Instead of tears and sadness, the hall was filled with songs of jubilation, thanksgiving and drums playing in the background as family and community members celebrated the life of the late Ontlametse Phalatse during a memorial service held on Wednesday.
The hall was filled to capacity, some people were standing and others sat on the tiled floor.
Celebrities and government officials including deputy Minister of Social Development Hendrietta Bogopane-Zulu were amongst the guests.
Phalatse was one of the two South African young women living with Progeria, an extremely rare genetic disorder of rapid ageing at a very early age.
Beandri Booysen, a 11-year-old girl also living with Progeria, who was also Phalatse’s friend sat on her mother’s lap and wept uncontrollably after she was introduced to the crowds. Her tears prompted Phalatse’s mother to start crying.
All the speakers who went on stage spoke highly of Phalatse and said they don’t recall the little girl feeling sorry for herself and wanting pity from people, instead they said they were left encouraged by her vibrant personality.
Children from Hebron Primary School sang to pay tribute to Phalatse. The school is one of those which had been adopted by Phalatse to assist.
School principal Thami Dyani said he was amazed when Phalatse organised a meeting with the MEC after a day they had met.
“A day after that, I was amazed a certain lady from the MEC’s office…She called me to say we are from the MEC’s office and they are coming on Friday….On Friday she came, she came with her friends, and provided sanitary pads for our children.”
The principal said after that the school decided to name her Mpho-entle which means a beautiful gift.
“On the very same day, she adopted the school and said she will be back in no time to offer more assitance. She promised to fix the infrastructure and also get the school a sporting center.”
Graham Howarth a principal at St Domicans Convent, the high school Phalatse attended, said even though she knew that her life expectancy was limited, she lived a full life and showed most people how to live.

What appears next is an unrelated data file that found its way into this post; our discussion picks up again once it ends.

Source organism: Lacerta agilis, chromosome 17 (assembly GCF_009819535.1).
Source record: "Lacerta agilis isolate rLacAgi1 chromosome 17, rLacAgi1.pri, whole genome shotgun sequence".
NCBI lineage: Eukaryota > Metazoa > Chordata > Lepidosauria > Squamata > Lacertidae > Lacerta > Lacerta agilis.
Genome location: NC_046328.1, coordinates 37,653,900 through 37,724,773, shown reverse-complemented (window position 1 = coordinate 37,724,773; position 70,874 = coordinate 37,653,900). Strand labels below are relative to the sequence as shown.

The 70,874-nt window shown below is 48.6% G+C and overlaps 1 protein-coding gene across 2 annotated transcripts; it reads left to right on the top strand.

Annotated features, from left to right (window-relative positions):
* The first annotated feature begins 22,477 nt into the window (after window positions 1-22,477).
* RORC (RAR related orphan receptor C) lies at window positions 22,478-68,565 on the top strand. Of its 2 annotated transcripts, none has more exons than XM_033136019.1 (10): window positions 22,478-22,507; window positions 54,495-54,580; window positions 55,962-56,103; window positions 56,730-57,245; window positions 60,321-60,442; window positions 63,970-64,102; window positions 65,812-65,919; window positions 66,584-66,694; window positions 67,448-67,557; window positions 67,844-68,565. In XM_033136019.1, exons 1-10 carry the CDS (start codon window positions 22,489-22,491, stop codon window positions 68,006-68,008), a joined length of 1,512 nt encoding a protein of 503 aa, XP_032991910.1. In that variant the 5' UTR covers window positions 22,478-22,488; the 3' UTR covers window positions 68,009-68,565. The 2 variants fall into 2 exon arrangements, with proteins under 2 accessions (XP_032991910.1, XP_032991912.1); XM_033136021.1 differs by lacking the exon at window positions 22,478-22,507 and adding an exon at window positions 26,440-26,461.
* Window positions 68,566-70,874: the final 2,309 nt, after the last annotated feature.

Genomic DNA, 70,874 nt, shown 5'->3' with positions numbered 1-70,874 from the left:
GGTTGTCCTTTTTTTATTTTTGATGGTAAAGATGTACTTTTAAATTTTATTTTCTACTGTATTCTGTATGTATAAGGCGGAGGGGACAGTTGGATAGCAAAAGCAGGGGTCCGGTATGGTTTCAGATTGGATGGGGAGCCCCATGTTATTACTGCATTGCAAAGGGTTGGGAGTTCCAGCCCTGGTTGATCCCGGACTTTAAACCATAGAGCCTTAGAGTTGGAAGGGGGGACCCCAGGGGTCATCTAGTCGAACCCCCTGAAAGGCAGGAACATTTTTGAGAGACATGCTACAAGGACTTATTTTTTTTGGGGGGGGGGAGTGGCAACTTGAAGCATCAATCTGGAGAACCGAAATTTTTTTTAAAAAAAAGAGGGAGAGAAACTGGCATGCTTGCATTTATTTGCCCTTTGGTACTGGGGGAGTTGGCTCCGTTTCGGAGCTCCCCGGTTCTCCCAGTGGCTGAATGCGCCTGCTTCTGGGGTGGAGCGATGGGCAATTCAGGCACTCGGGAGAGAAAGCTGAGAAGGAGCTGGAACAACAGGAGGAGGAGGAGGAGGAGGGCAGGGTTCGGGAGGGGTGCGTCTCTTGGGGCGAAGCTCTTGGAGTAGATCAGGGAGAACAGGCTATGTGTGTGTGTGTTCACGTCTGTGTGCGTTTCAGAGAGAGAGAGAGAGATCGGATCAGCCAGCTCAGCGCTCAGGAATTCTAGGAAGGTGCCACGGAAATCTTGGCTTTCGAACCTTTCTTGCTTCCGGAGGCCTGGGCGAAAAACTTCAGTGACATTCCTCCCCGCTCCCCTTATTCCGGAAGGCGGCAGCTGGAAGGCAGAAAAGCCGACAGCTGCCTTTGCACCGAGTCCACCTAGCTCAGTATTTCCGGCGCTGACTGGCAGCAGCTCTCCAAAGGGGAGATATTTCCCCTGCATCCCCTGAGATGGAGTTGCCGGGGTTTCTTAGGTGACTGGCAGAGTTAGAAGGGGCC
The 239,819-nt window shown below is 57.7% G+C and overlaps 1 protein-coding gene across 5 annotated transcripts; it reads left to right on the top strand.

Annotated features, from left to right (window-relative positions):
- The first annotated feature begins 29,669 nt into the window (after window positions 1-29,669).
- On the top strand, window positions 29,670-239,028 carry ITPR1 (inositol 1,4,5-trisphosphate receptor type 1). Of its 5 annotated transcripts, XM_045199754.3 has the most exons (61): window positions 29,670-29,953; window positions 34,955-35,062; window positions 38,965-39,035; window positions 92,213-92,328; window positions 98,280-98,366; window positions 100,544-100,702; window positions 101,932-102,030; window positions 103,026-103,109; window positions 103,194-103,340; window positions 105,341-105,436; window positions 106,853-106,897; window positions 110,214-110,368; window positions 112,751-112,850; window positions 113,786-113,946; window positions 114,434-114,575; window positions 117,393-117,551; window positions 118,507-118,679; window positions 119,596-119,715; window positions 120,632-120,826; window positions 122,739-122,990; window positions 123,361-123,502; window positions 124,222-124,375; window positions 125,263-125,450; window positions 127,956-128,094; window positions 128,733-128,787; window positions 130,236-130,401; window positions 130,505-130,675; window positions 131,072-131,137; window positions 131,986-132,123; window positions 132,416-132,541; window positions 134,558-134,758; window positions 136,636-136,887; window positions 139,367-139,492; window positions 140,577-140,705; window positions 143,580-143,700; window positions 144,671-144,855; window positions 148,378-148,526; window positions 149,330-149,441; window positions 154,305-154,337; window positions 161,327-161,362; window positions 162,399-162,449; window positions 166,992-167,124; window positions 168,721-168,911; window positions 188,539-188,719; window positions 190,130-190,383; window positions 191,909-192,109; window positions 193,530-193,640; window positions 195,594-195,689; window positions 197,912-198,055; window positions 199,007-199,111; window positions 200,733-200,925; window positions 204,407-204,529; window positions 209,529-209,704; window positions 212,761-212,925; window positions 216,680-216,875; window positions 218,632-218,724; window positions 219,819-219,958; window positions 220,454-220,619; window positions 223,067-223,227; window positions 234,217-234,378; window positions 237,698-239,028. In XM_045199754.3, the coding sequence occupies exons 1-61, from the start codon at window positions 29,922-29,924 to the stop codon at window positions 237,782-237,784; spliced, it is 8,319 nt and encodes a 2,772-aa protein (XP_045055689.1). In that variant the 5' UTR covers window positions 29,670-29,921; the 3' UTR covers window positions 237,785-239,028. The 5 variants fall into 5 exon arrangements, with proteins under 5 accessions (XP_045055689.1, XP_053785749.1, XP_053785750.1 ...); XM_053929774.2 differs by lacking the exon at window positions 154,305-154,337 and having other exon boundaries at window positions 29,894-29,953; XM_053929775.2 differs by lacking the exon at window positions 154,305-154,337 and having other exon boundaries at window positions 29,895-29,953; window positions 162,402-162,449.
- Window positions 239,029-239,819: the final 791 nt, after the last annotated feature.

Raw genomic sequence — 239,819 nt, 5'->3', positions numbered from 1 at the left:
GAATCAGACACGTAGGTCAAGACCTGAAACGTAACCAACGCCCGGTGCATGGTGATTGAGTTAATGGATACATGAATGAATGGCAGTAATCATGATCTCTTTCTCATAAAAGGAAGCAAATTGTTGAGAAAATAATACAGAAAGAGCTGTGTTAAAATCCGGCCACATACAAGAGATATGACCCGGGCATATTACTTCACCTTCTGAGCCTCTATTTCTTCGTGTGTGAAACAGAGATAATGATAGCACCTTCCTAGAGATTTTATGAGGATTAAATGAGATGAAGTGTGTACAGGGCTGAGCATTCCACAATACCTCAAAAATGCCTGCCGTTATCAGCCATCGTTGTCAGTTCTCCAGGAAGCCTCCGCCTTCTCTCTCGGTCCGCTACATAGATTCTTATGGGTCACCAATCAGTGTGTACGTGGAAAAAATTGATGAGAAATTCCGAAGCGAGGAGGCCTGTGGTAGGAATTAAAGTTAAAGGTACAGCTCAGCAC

“She taught us that a shorter life expectancy is no barrier to having a full and very productive life. She showed us on a daily basis that it is your strength of character that defines the quality of your life.”
Johanna Maswanganyi from the Department of Human Settlements said she had visited Phalatse’s home a day before she passed away. She said the department will fulfil its promise and build Phalatse’s mother a house.
Phalatse’s wished was to see her family living in a decent house and having a car. Last Wednesday, during his birthday celebration, President Jacob Zuma presented Phalatse’s family with a car.
Phalatse passed away last Tuesday, at the Dr George Mukhari Academic Hospital in GaRankuwa after experiencing breathing difficulties.
Doctors did not think she would live to see her 14th birthday, but on March 25 she turned 18 after finishing her matric.
Zuma spent a day last month with Phalatse to celebrate her 18th birthday.
It was in 2009, that she was diagnosed and told she would not live beyond the age of 14.
The disorder leaves those suffering from it unable to reach their mid teens and very rarely reaching their 20s.
The funeral will take place on Friday at Phalatse’s home, Stand 696 Motseng Section, Hebron Village from 6:30- 10am.
– African News Agency